2016's Partisanship Continues Into New Year

Jan 4, 2017

Louisiana’s congressional delegation has three new members, all Republican. Congressmen Mike Johnson (R-Bossier City) and Clay Higgins (R-Opelousas) and Senator John Kennedy (R-Madisonville) were sworn into office Tuesday in Washington. 


Credit Sue Lincoln

Just because it’s a new year with new officials, it doesn’t mean the partisan rhetoric is dying down.

Republican Attorney General Jeff Landry continues his battle with Democratic Governor John Bel Edwards over an executive order prohibiting discrimination on the basis of sexual orientation and gender identity.

In a recent interview with WGNO, Landry said the crux of the issue is the law.

“I’ve always said that I don’t have an issue with the Governor," says Landry, "the Governor has an issue with the law.”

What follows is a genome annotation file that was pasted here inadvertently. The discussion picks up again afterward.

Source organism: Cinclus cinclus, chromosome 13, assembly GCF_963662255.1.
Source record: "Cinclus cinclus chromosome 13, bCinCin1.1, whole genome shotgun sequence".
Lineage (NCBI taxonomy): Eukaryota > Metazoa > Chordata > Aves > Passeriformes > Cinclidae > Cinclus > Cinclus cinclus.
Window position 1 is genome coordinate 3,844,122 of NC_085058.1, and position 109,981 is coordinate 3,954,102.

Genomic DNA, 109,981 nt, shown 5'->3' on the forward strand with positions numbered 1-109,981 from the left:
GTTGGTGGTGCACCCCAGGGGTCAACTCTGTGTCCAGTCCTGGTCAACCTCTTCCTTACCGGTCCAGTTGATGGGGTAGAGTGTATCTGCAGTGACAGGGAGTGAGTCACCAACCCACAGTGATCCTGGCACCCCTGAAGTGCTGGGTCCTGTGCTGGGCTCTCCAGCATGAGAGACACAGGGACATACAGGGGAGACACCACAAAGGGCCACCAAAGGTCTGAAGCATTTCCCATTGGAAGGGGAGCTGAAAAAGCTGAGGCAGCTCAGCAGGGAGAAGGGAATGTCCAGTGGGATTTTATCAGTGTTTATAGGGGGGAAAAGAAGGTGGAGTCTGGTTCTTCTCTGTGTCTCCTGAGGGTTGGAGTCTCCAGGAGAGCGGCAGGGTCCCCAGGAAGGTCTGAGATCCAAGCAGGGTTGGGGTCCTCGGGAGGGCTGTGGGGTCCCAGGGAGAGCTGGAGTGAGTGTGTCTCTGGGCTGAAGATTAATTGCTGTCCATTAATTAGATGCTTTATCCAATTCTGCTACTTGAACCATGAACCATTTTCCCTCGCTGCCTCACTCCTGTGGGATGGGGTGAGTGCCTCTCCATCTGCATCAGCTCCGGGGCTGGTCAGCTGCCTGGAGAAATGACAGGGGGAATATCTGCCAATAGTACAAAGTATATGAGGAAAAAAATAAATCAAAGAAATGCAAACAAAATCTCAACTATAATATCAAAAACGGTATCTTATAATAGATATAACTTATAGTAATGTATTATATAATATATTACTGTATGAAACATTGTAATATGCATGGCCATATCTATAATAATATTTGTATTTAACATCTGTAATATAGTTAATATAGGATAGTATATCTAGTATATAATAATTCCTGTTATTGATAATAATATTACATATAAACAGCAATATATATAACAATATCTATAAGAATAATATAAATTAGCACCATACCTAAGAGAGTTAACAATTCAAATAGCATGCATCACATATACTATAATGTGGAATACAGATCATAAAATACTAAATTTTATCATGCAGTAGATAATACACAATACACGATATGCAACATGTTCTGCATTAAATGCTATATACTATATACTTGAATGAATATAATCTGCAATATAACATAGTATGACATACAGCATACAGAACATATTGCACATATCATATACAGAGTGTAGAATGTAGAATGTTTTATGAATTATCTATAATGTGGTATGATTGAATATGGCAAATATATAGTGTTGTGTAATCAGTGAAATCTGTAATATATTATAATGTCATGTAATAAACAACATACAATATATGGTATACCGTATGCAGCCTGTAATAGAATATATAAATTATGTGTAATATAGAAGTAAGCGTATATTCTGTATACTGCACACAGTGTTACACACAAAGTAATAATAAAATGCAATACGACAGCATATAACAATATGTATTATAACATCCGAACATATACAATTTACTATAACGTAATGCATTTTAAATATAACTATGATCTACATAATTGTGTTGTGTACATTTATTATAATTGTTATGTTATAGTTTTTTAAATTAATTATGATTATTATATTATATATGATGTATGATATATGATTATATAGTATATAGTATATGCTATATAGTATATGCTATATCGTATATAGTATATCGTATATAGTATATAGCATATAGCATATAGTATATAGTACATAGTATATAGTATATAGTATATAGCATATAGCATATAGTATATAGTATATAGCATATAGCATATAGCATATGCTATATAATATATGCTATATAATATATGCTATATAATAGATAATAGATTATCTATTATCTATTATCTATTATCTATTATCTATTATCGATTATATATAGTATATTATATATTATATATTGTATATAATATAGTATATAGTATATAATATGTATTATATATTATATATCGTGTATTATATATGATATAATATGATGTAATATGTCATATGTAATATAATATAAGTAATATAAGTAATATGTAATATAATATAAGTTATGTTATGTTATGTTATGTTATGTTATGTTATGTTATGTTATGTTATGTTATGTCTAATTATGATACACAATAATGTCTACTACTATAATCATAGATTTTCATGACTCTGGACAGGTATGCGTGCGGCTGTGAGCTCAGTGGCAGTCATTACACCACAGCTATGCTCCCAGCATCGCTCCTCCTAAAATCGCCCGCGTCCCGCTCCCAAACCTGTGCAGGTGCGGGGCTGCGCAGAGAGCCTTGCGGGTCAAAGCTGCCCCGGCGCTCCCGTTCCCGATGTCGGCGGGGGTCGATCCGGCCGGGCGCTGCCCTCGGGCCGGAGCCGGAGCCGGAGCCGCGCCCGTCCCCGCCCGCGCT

Landry sued the Governor, calling the order executive overreach. The court agreed.

The Governor plans to appeal the ruling.  At his final press conference of 2016, the Governor said his administration looks forward "to having that erroneous decision corrected and we’ll be moving in that direction pretty soon.”

Landry is now directing his attention toward another Democrat, New Orleans Mayor Mitch Landrieu, releasing videos on Facebook and Twitter under #MakeNewOrleansSafeAgain in which he calls for action on the city's rise in violent crime.

Meanwhile, the Louisiana GOP is also calling out the Governor on the $1.8 billion in federal flood recovery money.

Republican Congressman Garret Graves, speaking to the Baton Rouge Press Club in December, said “people need the money. The fact that the checks, according to the state, aren’t going to be cut until perhaps February, for funds appropriated in September. That’s crazy.”

In a statement released Tuesday, Louisiana GOP Executive Director Jason Dore said “Governor Edwards needs to do his job or step out of the way and let someone else do it for him."

But Louisiana Democratic Party Executive Director Stephen Handwerk says this isn’t what Louisiana residents really want this new year.

“People are looking for our leaders to come together and stop being so incredibly divisive,” he says.